A to Z Challenge – N is for Never-ending

April 16, 2015 at 12:05 am | Posted in A-Z Blogging Challenge 2015, Poetry, War and Conflict | 4 Comments

A2Z-BADGE [2015] - Life is Good

 

This is another poem I wrote for a contest. The poem had to be in Pi form. This comes from the mathematical value Pi, which equals 3.141592653589793. The poem thus had to have the number of words in each line correspond with each number in the Pi sequence, with the number of lines equal to the number of digits in the sequence.

Whilst the poem was written for a contest, the subject I have written of was already in my mind, and I had been searching for a form in which to express my thoughts on it. I decided to use the Pi form, and enter the contest too. Along the way, I came up with a potted history of war in the twentieth century and beyond.

Again I write of Man’s intractability, his inhumanity. A sign of the times! The last line says it all.

 

Never-ending War

– A Pi Poem

..

The Great War

Appalling –

Ending all wars forever?

Delusion –

Man’s intractability makes this impossible.

More wars erupt, in Russia, Spain, China, and elsewhere –

Lesson unlearned.

Then comes the Second World War:

Killing brought to the cities –

Bombing; death; destruction;

War no longer just soldiers.

Now, civilians, homes and livelihoods become valid targets.

Suffering, caused by a megalomaniac’s dream of world domination.

Cold War Bomb, Damocles’ sword, hangs suspended.

Korea, Vietnam, Middle East. Now Terror’s War rages worldwide.

Mankind never learns.

..

(c) Linda Visman

4 Comments »

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  1. Your poem was timely as we are currently touring WW1 Battlefields around Amien. Tomorrow we are off to Ypres. How the locals have coped is amazing. Towns razed to the ground in WW1 were rebuilt only to be bombed in WW2. Now it is so peaceful with only the sound of birdsong. 1.2 million people, German and Allied, killed in a fruitless war. It is just more than the mind can comprehend.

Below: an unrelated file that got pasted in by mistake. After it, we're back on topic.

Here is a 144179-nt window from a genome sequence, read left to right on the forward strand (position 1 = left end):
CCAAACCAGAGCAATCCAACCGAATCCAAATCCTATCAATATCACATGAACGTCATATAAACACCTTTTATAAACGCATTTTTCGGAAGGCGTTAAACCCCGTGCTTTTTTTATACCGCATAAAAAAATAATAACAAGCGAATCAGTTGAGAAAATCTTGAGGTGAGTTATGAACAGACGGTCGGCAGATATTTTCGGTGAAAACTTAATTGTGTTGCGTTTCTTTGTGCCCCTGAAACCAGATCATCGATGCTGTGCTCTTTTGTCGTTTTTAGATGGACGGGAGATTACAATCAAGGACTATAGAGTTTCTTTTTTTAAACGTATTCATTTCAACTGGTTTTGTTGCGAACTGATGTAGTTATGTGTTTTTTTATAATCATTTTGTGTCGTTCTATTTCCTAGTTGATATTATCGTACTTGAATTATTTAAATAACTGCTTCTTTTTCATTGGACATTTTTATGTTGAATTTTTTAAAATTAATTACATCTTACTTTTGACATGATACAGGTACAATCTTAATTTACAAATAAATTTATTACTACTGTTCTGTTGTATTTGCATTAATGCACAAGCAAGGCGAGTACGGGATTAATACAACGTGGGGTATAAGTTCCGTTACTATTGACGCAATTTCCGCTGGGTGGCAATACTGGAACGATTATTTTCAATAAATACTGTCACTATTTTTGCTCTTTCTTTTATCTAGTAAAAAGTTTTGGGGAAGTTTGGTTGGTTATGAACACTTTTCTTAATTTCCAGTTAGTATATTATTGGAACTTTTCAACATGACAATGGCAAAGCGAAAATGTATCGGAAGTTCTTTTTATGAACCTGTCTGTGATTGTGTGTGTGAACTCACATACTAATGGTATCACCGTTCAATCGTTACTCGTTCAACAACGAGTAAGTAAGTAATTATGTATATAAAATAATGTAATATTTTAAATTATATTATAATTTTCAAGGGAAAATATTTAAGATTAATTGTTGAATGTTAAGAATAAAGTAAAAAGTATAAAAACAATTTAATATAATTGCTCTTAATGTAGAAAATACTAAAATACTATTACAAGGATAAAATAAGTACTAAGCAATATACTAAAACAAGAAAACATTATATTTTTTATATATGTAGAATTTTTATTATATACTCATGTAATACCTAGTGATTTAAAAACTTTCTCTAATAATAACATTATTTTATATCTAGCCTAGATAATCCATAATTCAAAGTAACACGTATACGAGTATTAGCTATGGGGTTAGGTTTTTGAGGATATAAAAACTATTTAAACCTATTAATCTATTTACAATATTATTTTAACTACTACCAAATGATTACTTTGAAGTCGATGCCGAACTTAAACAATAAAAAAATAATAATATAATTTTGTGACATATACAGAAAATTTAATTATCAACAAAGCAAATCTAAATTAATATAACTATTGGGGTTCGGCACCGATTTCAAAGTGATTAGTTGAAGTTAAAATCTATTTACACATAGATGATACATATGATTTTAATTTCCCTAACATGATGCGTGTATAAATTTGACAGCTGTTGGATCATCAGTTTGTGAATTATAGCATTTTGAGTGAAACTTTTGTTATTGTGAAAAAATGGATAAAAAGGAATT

• I was born in England. My Maternal grandfather was in the Royal Navy in WW1 & so was his younger brother, who was killed when his ship went down.
      My paternal grandfather served in the Army in France & Belgium in the trenches. he was wounded at Menin.
      My dad was in the RAF, a fighter pilot, and his brother was in the army in France as a tank driver. Mum’s brother was in the army with the Military Police & was at the Nuremburg trials.
      I was so pleased when my brother escaped the draft in 1965, or he might have had to go to Vietnam.
      I have five sons, most of whom are in their forties, who are fortunate they have not had to go to war. I just hope that my grandsons will never have to either.
      The numbers killed in war are stunning – so many young lives lost. I remember when I was a teenager thinking about it and crying for the sheer futility and horror of it.
      I don’t know that we will ever learn! 😦
      I would love to go to the battlefields of France where my granddad was wounded, but I think I might get too upset. I hope the peace that now exists there will remain. Enjoy your trip, Linda. 🙂

  2. I would agree with you. I read a great line on another blog recently (the Traveling Blackberry) that said something similar about what history teaches us is that history doesn’t teach us.

    Really interesting poem! I hadn’t thought Pi would be its own poetic form. Cool!

  3. […] N is for Never-ending […]


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